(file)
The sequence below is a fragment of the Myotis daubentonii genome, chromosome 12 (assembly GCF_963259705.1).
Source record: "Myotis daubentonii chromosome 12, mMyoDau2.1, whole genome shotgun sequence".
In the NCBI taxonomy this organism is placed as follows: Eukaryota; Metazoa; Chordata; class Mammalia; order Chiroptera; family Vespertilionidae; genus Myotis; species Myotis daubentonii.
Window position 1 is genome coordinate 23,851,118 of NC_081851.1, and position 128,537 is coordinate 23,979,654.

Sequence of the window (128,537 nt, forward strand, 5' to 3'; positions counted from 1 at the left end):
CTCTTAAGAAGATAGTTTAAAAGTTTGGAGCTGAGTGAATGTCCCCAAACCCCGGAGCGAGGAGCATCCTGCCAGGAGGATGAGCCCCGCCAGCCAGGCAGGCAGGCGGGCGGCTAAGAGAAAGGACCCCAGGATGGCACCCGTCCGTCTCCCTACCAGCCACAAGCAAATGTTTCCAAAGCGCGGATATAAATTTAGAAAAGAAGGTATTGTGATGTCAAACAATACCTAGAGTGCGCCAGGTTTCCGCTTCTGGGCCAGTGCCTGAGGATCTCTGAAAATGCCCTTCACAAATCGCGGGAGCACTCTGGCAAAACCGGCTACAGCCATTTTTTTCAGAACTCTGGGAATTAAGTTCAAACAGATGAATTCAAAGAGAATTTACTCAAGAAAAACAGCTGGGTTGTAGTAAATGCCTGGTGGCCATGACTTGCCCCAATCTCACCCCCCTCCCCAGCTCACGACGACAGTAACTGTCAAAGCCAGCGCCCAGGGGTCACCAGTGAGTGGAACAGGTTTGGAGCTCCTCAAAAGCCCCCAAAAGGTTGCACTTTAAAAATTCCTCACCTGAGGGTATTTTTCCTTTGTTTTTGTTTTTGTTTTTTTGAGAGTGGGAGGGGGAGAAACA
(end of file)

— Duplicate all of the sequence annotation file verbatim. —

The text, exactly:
The sequence below is a fragment of the Myotis daubentonii genome, chromosome 12 (assembly GCF_963259705.1).
Source record: "Myotis daubentonii chromosome 12, mMyoDau2.1, whole genome shotgun sequence".
In the NCBI taxonomy this organism is placed as follows: Eukaryota; Metazoa; Chordata; class Mammalia; order Chiroptera; family Vespertilionidae; genus Myotis; species Myotis daubentonii.
Window position 1 is genome coordinate 23,851,118 of NC_081851.1, and position 128,537 is coordinate 23,979,654.

Sequence of the window (128,537 nt, forward strand, 5' to 3'; positions counted from 1 at the left end):
CTCTTAAGAAGATAGTTTAAAAGTTTGGAGCTGAGTGAATGTCCCCAAACCCCGGAGCGAGGAGCATCCTGCCAGGAGGATGAGCCCCGCCAGCCAGGCAGGCAGGCGGGCGGCTAAGAGAAAGGACCCCAGGATGGCACCCGTCCGTCTCCCTACCAGCCACAAGCAAATGTTTCCAAAGCGCGGATATAAATTTAGAAAAGAAGGTATTGTGATGTCAAACAATACCTAGAGTGCGCCAGGTTTCCGCTTCTGGGCCAGTGCCTGAGGATCTCTGAAAATGCCCTTCACAAATCGCGGGAGCACTCTGGCAAAACCGGCTACAGCCATTTTTTTCAGAACTCTGGGAATTAAGTTCAAACAGATGAATTCAAAGAGAATTTACTCAAGAAAAACAGCTGGGTTGTAGTAAATGCCTGGTGGCCATGACTTGCCCCAATCTCACCCCCCTCCCCAGCTCACGACGACAGTAACTGTCAAAGCCAGCGCCCAGGGGTCACCAGTGAGTGGAACAGGTTTGGAGCTCCTCAAAAGCCCCCAAAAGGTTGCACTTTAAAAATTCCTCACCTGAGGGTATTTTTCCTTTGTTTTTGTTTTTGTTTTTTTGAGAGTGGGAGGGGGAGAAACA